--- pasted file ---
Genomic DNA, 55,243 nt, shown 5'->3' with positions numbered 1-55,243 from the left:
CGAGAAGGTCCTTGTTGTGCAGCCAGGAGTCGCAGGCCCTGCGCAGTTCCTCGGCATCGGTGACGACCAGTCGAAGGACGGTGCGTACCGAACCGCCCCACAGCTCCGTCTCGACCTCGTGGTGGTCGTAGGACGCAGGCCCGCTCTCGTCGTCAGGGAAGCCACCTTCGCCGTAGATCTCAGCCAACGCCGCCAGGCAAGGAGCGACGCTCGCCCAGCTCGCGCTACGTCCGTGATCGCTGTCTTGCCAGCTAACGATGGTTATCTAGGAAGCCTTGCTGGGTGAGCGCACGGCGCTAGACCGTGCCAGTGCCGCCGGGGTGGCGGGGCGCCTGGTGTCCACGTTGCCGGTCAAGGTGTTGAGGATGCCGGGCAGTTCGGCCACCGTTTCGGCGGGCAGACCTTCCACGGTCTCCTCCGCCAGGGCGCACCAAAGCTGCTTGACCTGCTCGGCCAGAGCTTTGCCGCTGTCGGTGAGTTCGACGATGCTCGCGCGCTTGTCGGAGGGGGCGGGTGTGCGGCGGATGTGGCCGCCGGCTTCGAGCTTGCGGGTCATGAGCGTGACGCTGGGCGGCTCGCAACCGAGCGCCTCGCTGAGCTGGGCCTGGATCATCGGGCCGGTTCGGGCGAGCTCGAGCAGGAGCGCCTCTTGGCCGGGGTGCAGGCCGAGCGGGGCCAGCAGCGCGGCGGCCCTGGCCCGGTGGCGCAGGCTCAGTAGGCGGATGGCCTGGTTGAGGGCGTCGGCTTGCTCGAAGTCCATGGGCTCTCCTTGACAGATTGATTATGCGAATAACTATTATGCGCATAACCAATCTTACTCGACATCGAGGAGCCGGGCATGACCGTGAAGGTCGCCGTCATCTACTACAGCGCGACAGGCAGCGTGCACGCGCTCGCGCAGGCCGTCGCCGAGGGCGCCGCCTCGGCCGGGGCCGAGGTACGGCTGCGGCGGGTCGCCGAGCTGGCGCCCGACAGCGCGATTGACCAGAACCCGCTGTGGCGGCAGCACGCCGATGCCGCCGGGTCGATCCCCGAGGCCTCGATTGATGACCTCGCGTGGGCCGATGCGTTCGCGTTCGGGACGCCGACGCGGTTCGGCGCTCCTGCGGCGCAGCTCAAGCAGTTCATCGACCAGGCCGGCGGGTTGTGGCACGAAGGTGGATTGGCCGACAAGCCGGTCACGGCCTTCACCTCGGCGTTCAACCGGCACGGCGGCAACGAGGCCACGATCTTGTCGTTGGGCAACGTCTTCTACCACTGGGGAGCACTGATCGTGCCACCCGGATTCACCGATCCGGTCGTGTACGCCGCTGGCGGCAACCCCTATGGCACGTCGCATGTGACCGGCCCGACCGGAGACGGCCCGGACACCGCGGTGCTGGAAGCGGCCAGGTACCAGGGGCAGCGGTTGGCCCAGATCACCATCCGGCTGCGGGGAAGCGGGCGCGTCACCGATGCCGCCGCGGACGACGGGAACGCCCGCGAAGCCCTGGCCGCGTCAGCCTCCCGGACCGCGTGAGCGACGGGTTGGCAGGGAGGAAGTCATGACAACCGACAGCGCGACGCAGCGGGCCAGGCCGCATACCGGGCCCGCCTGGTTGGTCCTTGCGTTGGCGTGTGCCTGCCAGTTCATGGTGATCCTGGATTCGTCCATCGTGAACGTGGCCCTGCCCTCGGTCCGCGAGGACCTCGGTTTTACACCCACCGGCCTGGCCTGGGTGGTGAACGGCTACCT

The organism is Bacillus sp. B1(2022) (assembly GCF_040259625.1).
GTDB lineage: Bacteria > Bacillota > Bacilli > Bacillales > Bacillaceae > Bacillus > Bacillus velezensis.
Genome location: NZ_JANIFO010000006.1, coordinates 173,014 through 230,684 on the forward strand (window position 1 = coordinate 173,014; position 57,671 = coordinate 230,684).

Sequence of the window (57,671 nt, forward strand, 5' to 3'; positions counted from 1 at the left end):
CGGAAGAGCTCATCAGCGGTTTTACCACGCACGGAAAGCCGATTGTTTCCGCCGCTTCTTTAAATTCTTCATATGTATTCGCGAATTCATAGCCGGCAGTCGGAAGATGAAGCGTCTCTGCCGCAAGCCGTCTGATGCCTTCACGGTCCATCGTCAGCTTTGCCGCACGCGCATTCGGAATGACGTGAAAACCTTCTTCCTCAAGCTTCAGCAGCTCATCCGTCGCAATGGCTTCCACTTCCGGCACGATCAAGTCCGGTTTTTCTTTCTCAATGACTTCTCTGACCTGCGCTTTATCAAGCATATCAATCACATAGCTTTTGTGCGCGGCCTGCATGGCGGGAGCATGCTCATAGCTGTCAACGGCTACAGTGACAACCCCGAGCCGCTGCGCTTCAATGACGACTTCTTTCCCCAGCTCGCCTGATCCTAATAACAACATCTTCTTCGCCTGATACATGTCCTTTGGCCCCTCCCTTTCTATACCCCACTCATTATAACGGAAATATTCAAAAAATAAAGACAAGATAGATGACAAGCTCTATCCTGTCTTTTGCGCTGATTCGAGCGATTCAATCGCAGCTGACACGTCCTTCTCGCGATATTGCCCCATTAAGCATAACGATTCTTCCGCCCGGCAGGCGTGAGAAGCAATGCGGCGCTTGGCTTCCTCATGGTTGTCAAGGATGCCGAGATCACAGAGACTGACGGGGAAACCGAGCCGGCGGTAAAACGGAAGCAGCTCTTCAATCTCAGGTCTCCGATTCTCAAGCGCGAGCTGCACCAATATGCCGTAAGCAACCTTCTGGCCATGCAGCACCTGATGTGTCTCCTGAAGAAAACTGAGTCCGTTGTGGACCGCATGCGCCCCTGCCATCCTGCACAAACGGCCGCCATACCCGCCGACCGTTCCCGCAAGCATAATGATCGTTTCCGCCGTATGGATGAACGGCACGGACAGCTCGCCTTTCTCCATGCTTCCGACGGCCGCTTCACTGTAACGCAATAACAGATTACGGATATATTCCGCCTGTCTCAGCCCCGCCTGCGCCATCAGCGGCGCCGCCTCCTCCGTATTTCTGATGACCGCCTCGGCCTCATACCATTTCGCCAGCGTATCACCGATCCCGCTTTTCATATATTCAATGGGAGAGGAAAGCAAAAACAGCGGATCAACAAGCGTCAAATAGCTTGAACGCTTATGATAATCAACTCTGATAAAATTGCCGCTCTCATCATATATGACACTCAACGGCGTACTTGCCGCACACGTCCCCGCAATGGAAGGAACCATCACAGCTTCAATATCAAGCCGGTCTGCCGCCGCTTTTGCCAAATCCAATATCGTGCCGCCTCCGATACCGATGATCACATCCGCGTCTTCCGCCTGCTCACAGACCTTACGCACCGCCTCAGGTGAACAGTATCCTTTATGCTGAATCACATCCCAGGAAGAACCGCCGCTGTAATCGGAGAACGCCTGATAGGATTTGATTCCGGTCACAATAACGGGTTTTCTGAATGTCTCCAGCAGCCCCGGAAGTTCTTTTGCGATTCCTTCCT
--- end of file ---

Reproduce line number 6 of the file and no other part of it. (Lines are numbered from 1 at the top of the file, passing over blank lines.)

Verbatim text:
Sequence of the window (57,671 nt, forward strand, 5' to 3'; positions counted from 1 at the left end):